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Radiotherapy demand will rise sharply over next decade

Study predicts 16% rise in demand between 2012 and 2025

Adrian O'Dowd

Monday, 18 April 2016

Demand for radiotherapy across all European countries is set to rise substantially over the next decade, according to a study* published today in the journal Radiotherapy and Oncology.

Results of the study by HERO – the Health Economics in Radiation Oncology project of the European Society for Radiotherapy and Oncology – will also be presented at the ESTRO 35 conference, to be held in Turin, Italy, at the end of the month.

The research group, made up of senior radiation oncologists and epidemiologists from Belgium, Denmark, Spain, France and Australia, analysed European cancer incidence for the year 2013 by country and by tumour site, using data from the International Agency for Research on Cancer (IARC) GLOBOCAN project on worldwide cancer incidence and mortality.

The researchers applied the 2012 country, sex and site incidence rates to the population forecast for 2025 in order to obtain projections of new cancer cases for that year.

About four million new cancer patients are expected in Europe in 2025. This estimate is based on demographic changes, and represents a 15.9% increase on the 3.4 million diagnosed in 2012, assuming that overall cancer rates remain unchanged.

Of these four million, the number of patients who would benefit from radiotherapy treatment at least once during the course of their disease would rise from approximately 1.7 million patients in 2012 to two million in 2025, which represents an increase of 16.1%.

The detailed estimates for different tumour sites produced some major increases.

In breast, rectum, head and neck, lung and prostate tumours, which account for the highest percentage of patients in a radiotherapy department, there were relative increases of more than 25% in rectal patients for whom radiotherapy would be indicated in Spain, The Netherlands, and the Czech Republic, while Belgium, the UK, and Denmark had estimated increases of more than 20%.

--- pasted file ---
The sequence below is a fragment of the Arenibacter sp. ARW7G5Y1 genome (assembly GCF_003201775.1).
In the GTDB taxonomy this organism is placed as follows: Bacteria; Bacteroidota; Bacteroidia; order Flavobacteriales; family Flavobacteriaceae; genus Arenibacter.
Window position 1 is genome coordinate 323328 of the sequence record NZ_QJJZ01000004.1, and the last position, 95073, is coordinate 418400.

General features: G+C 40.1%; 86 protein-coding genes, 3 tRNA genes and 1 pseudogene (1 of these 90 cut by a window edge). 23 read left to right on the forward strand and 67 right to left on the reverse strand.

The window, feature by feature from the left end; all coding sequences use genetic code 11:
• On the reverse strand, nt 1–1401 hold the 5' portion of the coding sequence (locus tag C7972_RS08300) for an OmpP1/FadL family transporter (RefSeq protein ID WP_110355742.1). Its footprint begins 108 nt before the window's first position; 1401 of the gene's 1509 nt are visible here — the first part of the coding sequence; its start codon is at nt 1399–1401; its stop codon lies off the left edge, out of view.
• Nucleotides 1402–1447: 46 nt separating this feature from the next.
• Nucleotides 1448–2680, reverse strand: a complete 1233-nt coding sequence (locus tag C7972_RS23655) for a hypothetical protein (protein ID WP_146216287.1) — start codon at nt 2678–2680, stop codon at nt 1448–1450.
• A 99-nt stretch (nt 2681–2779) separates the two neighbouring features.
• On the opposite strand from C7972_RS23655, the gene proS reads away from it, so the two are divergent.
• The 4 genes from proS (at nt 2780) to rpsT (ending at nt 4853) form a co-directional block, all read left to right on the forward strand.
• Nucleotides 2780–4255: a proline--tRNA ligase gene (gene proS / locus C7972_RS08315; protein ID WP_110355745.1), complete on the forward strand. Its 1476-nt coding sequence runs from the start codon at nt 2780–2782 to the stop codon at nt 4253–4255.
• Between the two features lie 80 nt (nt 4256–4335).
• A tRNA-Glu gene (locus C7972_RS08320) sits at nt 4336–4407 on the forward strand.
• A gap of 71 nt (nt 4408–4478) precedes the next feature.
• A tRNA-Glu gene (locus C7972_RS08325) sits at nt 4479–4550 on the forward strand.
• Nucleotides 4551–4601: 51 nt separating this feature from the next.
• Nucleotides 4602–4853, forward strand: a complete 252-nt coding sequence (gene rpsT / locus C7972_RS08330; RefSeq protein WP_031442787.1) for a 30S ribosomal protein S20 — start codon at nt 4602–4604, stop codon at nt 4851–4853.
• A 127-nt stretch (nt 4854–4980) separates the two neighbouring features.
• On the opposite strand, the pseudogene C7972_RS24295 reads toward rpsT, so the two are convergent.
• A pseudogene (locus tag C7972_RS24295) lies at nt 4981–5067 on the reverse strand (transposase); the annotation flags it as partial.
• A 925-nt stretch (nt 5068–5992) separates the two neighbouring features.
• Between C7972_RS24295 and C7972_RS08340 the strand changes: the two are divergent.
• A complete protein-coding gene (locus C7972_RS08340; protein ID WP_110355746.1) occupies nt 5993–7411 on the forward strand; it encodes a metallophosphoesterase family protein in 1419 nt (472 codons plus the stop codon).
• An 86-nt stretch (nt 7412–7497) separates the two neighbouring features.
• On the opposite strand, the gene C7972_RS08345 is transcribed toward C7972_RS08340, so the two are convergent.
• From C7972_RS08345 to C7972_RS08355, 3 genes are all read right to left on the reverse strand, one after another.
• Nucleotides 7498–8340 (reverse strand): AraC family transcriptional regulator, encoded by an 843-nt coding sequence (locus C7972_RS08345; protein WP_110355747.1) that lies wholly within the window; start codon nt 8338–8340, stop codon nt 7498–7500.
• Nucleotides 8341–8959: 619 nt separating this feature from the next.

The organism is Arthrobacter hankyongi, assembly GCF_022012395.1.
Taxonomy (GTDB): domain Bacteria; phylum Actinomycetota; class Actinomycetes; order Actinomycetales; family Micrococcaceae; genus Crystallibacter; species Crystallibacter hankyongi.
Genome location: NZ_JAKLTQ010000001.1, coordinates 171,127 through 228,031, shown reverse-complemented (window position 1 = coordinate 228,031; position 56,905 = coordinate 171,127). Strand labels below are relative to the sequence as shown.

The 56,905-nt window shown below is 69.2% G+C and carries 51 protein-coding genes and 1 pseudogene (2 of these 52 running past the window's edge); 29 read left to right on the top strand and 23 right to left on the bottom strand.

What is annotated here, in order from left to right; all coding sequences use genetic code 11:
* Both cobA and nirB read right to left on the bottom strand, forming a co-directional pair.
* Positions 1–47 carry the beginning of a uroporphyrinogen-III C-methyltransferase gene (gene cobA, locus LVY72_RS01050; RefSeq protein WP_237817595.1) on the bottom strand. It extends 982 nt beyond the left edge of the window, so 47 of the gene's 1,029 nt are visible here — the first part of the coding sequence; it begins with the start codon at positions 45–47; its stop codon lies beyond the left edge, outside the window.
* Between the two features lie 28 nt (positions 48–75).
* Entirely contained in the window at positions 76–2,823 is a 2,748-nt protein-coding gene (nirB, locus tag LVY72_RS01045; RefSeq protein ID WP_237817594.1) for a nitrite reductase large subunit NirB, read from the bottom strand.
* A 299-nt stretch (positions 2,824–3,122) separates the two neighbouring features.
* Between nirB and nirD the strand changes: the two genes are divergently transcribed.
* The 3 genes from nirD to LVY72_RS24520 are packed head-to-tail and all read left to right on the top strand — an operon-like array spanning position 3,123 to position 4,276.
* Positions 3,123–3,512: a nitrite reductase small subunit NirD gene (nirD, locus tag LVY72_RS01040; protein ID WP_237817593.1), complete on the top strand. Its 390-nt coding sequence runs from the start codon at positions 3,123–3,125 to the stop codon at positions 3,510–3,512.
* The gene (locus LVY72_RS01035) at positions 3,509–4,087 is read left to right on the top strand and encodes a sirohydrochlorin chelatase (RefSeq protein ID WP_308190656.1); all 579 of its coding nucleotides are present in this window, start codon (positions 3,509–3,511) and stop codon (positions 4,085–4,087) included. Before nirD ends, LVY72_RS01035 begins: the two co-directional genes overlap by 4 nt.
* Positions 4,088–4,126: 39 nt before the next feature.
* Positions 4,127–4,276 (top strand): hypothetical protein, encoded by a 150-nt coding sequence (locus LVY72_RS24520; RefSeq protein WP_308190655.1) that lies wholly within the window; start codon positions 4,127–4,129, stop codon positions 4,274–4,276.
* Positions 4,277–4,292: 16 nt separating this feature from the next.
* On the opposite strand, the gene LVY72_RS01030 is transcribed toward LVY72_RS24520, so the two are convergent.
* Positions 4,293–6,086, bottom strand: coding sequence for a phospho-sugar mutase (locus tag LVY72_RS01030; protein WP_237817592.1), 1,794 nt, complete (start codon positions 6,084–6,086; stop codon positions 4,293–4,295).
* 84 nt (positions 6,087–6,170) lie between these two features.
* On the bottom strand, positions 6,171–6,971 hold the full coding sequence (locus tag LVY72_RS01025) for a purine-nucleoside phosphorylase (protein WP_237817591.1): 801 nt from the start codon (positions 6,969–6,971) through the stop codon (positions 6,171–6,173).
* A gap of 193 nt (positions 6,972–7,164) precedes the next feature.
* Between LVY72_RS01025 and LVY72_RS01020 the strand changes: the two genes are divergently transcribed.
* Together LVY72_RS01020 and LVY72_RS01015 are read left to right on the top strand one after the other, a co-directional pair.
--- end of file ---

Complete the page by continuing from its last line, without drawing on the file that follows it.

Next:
Prostate cancer showed the highest expected increase over the period, with a 24.4% rise, followed by bladder cancer (21%) and multiple myeloma (20.4%), whereas projected increases in female breast cancer, lymphomas, and head and neck cancer were below average.

Professor Yolande Lievens, from the Radiation Oncology Department, Ghent University Hospital, Ghent, Belgium, who is a co-author of the paper and president elect of ESTRO, said: “Because radiotherapy involves significant outlay in equipment costs as well as in staff, long-term planning is necessary in order to achieve the required results.

“We, therefore, decided to try to forecast the radiotherapy needs of new cancer patients in the short to medium term in order to gain sufficient time for the purchase of appropriate machinery and the personnel training that will be required to meet this need.”

Co-author Professor Cai Grau, from Aarhus University Hospital, Aarhus, Denmark, said: “Being able to estimate the number of new cancer patients requiring radiotherapy is essential if we are to be able to plan for radiotherapy services. We have shown clearly that the need for radiotherapy across Europe will increase substantially by the year 2025.”

Professor Lievens added: “We hope that our study will focus the minds of European policymakers on the need to invest in radiotherapy, particularly as we know that there are already important differences in equipment and staff between European countries.”


* Borras J M, et al. How many new cancer patients in Europe will require radiotherapy by 2025? An ESTRO-HERO analysis. Radiotherapy and Oncology, April 2016. DOI: 10.1016/j.radonc.2016.02.016

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